The forum is a chance to discuss current issues of the media market. To meet old friends, for whom today it is not so easy to leave their newsrooms even for two days to come to Kyiv. Establish new contacts, offer ideas for preservation and development. Thanks also to RSF for the professional moderation of the session in which we participated.

A Call for a New Media Development Project

We are launching a new one-year project, which aims to improve access to information through the support of Ukrainian regional media. It will be implemented by IRMI in partnership with Fondation Hirondelle (Switzerland) and with financial support from Swiss Solidarity and is the next phase of our previous program which ran from April 2022 to October 2023.

The new project, like the previous one, provides for multi-level media support. Namely: trainings on how to work under martial law, ensuring the public interest is factored in, facoring in the peculiarities of information sources, professional norms and tools for the investigation of war crimes, mobile journalism, media management and other topics. It will be of particular interest to editors who address the topics of social cohesion, seek to study their own audiences and to improve communication with them.

Consultations on urgent issues, mentoring and ad-hoc support are also provided. Project participants will also receive assistance in preparing for international media certification (this component is implemented in partnership with the Journalism Trust Initiative and under the leadership of Reporters Without Borders). And also – mini-grants for institutional development.

Trainers, mentors and consultants of the project are foreign and Ukrainian media experts who have experience in the mentioned topics and problems.

18 Ukrainian mass media will be selected to participate in the project on a competitive basis. Priority is given to the regional media of the South, North and East of Ukraine, which need comprehensive support.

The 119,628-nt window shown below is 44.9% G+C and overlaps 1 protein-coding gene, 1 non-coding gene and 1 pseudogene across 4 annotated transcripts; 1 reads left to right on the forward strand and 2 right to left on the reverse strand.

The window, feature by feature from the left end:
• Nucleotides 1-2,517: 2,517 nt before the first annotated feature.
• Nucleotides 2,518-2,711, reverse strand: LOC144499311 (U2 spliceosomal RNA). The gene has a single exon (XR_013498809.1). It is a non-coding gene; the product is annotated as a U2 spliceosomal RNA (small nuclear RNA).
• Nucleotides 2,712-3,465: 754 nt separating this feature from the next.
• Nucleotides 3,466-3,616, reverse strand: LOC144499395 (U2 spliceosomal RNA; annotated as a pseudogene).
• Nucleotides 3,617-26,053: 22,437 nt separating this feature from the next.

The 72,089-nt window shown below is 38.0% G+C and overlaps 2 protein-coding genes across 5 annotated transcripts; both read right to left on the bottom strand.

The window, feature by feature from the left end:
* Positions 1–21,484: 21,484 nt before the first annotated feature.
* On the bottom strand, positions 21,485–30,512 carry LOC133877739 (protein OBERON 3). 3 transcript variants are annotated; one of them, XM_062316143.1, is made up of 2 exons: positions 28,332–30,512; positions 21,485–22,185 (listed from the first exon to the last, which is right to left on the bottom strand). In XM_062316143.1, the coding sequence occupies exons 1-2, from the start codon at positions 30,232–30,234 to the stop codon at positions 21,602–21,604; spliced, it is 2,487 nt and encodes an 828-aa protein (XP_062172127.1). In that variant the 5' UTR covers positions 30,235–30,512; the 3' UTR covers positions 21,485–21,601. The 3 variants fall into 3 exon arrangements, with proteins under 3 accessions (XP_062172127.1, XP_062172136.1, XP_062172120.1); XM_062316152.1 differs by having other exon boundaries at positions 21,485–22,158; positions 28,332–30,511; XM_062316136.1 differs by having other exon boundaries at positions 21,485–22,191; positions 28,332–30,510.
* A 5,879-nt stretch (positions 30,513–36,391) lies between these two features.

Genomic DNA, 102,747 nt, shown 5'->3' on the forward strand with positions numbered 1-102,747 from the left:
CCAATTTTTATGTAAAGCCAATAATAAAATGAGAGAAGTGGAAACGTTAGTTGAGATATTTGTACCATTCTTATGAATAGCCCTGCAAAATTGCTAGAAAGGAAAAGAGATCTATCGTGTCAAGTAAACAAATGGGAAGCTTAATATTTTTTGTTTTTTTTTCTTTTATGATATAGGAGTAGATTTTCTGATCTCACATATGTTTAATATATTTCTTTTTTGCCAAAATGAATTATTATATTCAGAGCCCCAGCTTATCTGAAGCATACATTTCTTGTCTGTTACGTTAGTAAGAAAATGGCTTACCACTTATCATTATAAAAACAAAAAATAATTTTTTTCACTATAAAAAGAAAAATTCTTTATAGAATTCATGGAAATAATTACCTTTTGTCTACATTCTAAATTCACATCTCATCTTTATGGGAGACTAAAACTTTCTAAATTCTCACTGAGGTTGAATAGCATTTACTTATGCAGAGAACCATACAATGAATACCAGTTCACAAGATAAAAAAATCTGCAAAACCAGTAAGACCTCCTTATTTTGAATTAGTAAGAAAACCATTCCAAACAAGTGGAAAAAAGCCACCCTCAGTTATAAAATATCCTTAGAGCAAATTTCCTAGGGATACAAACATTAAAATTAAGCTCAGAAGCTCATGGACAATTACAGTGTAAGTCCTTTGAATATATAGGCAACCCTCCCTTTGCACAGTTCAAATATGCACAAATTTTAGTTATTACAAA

Eligibility criteria:

– regional, local and hyperlocal media officially registered in Ukraine (priority is given to media from the East, South and North of Ukraine);

– motivated towards development, interested in the topic and direction of the project;

– media that do not have other significant institutional grant support.

A completed form, which includes a motivation letter, should be sent at the link below. The deadline for submitting applications is November 13, 2023.

Successful applicants will be informed by November 22, 2023. Project updates are posted on our FB page just as new media support efforts during these difficult times.

MOJO 2.0

What problems do editors encounter mastering Mojo? What has been achieved over the set timeframe, what challenges have arisen? Are we fully utilizing Mojo to create cool, professional videos? Second-level training for representatives of regional publications participating in the project “Improving media resilience in Ukraine” was held in Lviv.